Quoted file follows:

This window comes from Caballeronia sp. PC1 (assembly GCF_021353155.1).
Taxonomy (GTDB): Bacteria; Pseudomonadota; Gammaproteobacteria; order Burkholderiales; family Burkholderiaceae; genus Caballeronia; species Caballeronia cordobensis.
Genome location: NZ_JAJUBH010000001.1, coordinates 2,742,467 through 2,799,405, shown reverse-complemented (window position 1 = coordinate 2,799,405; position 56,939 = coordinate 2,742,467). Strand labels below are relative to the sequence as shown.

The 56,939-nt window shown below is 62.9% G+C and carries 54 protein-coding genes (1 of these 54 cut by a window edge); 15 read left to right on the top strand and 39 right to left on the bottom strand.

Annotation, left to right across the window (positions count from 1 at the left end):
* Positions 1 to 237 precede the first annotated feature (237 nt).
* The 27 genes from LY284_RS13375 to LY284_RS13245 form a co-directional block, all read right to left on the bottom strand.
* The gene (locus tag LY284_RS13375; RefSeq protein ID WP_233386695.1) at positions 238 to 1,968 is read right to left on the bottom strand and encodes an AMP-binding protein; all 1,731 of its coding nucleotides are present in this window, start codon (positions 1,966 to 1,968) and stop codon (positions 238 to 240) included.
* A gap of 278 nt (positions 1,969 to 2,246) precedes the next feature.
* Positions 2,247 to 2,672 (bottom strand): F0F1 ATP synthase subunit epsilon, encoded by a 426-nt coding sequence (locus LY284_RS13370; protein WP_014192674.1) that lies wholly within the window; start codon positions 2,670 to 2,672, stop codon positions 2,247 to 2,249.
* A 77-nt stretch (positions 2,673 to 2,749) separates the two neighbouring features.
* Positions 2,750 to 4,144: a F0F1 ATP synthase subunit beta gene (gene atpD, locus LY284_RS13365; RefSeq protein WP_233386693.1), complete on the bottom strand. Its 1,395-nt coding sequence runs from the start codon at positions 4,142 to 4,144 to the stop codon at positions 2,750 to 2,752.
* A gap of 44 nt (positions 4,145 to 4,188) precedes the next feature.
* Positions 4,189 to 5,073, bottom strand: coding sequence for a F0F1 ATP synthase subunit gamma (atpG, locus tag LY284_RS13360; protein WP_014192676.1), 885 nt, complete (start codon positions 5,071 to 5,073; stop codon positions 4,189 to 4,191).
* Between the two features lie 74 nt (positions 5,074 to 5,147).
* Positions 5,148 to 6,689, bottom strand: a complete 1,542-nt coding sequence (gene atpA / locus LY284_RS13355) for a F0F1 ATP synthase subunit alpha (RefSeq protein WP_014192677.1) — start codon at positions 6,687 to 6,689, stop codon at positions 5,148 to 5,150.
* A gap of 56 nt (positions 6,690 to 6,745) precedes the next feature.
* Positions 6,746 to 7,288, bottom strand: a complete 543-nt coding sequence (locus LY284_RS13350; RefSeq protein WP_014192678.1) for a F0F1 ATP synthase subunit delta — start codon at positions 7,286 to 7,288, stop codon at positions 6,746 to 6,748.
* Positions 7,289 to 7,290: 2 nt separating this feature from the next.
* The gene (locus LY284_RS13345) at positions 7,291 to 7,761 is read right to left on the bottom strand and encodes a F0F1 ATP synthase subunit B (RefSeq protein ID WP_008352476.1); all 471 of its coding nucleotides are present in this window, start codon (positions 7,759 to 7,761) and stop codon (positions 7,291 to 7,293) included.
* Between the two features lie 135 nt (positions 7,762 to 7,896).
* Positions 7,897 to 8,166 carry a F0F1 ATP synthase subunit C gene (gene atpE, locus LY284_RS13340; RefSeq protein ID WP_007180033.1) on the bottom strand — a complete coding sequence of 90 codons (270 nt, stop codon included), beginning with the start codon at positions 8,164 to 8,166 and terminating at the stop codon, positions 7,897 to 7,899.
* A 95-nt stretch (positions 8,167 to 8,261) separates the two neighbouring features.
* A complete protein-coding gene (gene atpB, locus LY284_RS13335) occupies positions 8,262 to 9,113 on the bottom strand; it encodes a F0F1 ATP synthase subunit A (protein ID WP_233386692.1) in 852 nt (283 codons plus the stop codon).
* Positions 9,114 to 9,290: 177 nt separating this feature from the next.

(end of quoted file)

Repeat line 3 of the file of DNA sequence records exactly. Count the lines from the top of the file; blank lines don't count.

Genome location: NZ_JAJUBH010000001.1, coordinates 2,742,467 through 2,799,405, shown reverse-complemented (window position 1 = coordinate 2,799,405; position 56,939 = coordinate 2,742,467). Strand labels below are relative to the sequence as shown.